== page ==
Samuel Coster

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Samuel Coster

Samuel Coster (16 September 1579, Amsterdam – 1665) was a Dutch playwright.

Coster was the fifth child of Adriaen Lennaertz, sexton and carpenter, and Aeltgen Jansd. By around 1605, he was a member of the Amsterdam rederijkerskamer "De Eglantier". Presumably he was helped into the society by rich friends, but then got himself to Leiden University in 1607. He began as a student of the humanities, but he graduated in 1610 as a doctor in medicine. He was appointed a physician at the Hospital on his return to Amsterdam.

Coster for 10 years played a leading role in the literary life of Amsterdam, making his name in the theatre. "Teeuwis de boer" (Teeuwis the farmer), a comedy in all probability already written during his years in Leiden, was in 1612 put on by "De Eglantier". Inspired by the national anthem, Coster laid out in it comical motives and characters: a voluptuous man married with an old woman, a farmer opposite a city-dweller, a bragging Westfaals talking with a bald nobleman, and a sly and knowing French lawyer. In 1613 the "Spel van Tiisken vander Schilden" (Play of Tiisken vander Schilden) appeared, at first anonymous but later attributed to Coster on the basis of stylistic resemblance with other works of his.

The first 'classical' tragedy in Dutch has been written also by Coster: "Ithys", probably put on by "Eglantier" in 1615. Although largely in the pastoral style, it is an extremely bloody drama, take from one of the cruellest episodes in Ovid's Metamorphoses: the story of Tereus and Procne.

Around 1615, the "De Eglantier" began to break up, with pressures from old versus new, Dutch versus foreign, self-praise versus critical talent. Hooft's attempts to reconstruct it came to nothing. The final break came in 1617, when a small group of talented members led by Coster, Hooft and Bredero split off to found the 'Duytsche Academy'. The intention was to practice not only poetry and theatre, but also to organize scientific research lectures in Dutch, unlike the universities of Leiden, Franeker, Harderwijk and Groningen, which gave their classes at that time in Latin.

In November 1617, a new classical drama of Coster was performed: "Iphigenia". The drama was a disguised criticism of the current religious disputes and fanatical drive of the Calvanistic preachers, making these preachers protest to the mayor of Amsterdam and getting him to declare (wrongly) that the Academie was anticlerical. Successful productions of plays like Bredero's "Spaanschen Brabander" and Hooft's "Warenar" could do nothing to change this.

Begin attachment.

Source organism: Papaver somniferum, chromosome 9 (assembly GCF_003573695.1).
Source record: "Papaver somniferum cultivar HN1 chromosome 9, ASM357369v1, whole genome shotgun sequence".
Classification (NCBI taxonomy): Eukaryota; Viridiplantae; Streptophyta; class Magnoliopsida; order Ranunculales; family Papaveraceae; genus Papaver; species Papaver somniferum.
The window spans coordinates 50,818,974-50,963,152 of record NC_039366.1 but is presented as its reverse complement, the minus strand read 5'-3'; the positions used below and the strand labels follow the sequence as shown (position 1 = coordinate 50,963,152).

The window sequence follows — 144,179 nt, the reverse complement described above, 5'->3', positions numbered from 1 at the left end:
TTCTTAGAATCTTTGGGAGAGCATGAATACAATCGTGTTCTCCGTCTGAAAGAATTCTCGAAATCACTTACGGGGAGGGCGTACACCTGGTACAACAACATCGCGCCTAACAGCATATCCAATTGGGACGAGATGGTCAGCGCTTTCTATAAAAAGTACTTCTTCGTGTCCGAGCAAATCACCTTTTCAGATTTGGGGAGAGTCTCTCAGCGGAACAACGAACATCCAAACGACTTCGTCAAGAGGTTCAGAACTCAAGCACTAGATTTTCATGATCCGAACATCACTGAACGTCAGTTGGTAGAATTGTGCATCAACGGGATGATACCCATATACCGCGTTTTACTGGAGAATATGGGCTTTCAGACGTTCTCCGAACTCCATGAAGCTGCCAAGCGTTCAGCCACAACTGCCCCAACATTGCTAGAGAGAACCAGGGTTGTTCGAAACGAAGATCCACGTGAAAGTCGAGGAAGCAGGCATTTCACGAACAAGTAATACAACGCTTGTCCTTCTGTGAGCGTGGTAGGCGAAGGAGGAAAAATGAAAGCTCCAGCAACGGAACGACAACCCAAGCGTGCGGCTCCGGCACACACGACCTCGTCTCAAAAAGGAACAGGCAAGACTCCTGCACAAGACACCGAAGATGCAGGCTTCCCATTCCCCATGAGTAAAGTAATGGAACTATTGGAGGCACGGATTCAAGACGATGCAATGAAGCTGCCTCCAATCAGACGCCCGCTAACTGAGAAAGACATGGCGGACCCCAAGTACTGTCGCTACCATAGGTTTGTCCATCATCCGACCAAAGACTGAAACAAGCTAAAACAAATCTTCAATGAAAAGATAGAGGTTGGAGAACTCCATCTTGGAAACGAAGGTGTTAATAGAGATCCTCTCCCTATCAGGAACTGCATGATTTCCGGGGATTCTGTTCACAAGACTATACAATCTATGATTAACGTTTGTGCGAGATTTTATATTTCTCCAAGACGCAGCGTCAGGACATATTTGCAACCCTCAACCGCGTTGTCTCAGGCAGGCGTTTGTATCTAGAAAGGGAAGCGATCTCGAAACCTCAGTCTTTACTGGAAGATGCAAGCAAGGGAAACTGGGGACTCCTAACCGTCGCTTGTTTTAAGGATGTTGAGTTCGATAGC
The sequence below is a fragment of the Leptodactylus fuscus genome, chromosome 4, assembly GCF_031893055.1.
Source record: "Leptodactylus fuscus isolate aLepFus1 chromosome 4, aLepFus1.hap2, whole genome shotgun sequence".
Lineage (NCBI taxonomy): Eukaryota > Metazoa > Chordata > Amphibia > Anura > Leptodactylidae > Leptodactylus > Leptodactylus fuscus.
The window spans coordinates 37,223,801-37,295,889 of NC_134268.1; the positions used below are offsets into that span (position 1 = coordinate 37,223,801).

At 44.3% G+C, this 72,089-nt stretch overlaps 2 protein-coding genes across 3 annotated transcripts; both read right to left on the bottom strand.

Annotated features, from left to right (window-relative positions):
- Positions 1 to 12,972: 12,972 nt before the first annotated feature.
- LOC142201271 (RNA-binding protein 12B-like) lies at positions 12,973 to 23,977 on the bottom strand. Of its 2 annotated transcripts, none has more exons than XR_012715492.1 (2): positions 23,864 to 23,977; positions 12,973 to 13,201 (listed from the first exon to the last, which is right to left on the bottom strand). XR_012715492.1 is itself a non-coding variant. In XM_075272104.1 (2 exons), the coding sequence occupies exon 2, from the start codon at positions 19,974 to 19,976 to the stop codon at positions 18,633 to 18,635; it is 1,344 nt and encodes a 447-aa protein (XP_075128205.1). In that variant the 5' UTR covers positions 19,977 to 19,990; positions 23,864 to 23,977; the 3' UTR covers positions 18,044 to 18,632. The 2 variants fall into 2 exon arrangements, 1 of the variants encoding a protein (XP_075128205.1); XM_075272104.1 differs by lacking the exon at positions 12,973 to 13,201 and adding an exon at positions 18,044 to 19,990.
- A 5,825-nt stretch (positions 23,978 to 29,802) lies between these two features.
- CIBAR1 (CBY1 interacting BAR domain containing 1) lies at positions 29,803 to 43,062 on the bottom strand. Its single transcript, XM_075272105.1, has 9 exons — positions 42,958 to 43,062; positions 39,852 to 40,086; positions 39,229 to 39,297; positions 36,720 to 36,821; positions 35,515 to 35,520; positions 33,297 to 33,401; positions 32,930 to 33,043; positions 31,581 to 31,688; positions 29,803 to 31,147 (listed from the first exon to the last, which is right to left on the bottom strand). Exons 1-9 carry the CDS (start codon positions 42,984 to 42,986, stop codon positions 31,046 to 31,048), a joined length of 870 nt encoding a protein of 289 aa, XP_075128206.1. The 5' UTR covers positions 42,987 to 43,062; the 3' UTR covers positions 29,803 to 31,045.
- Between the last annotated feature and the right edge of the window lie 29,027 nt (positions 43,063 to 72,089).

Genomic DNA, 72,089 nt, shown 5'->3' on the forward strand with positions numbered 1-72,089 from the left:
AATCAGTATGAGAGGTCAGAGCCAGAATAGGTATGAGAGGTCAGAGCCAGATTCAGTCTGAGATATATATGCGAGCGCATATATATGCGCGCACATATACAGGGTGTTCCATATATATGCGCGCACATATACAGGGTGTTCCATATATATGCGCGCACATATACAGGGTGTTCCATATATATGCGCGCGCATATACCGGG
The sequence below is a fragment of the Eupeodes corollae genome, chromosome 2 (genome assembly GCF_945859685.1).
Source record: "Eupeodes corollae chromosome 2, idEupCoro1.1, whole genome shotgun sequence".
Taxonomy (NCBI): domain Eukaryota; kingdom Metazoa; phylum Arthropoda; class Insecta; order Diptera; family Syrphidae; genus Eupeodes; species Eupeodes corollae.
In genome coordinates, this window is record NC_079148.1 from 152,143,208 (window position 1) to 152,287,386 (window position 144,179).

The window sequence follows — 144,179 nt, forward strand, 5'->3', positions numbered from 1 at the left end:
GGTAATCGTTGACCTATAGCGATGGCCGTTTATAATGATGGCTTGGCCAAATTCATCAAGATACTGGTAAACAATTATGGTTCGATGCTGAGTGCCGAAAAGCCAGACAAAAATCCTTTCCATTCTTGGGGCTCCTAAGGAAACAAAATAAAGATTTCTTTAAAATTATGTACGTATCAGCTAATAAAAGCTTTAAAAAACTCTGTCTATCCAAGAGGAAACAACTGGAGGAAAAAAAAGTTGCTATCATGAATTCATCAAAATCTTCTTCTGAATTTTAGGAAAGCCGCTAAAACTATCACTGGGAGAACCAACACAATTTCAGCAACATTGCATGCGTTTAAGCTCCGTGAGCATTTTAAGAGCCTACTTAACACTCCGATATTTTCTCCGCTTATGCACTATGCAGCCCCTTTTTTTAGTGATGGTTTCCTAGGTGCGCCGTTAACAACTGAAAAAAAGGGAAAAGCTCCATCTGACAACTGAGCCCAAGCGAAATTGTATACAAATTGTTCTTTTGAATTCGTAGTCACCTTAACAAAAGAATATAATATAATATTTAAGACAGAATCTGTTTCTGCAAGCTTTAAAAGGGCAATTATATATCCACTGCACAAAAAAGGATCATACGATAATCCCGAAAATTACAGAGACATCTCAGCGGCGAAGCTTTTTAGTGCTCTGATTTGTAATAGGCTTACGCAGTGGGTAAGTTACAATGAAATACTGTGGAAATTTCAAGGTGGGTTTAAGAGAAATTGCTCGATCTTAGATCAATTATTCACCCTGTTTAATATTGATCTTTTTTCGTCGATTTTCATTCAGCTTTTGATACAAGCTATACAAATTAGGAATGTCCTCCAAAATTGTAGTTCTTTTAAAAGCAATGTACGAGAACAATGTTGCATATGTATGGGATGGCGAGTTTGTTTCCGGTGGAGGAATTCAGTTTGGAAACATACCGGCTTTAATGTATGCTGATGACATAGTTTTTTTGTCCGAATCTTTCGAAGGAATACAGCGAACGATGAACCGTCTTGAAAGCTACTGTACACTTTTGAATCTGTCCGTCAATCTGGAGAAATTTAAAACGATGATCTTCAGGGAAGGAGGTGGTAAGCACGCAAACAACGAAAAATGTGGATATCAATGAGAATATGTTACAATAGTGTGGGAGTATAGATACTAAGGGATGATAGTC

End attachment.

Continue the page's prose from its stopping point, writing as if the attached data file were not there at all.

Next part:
The death of Bredero in August 1618, combined with tragic political events that very same month and the execution of Oldenbarnevelt in May 1619, limited the Academy's chances.

Due to his medical work, that took up much of his time, Coster published little in later years, besides revising and reprinting his earlier works. He remained friendly with the aforenamed Amsterdam literary circles, and so the Academy's objectives were finally realised in 1632 and 1637, with the foundation of the Athenaeum Illustre and the new Theater – not founded by Coster himself, but by a younger generation realizing his aims.

Works[edit]

  • Boere-klucht van Teeuwis de Boer, en men Juffer van Grevelinckhuysen (1612, 1e druk 1627)
  • Ithys (1615)
  • Spel van de rijckeman (1615)
  • Warenar (1617, samen met P.C. Hooft)
  • Iphigenia (1617)
  • Isabella (tekst tot vers 362 van Hooft) (1619)
  • Polyxena (1619)
  • Duytsche Academi (1619), gelegenheidsspel
  • Ghezelschap der Goden vergaaert op de ghewenste bruyloft van Apollo (1618)
  • Nederduytsche Academijs Niemant ghenoemt, niemant gheblameert (1620)

Further reading[edit]

  • R.A. Kollewijn (ed.), S. C's werken (1883)
  • N.C.H. Wijngaards (ed.), Boere-klucht van Teeuwis de boer (1967)
  • G. van Eemeren (ed.), Polyxena (1980)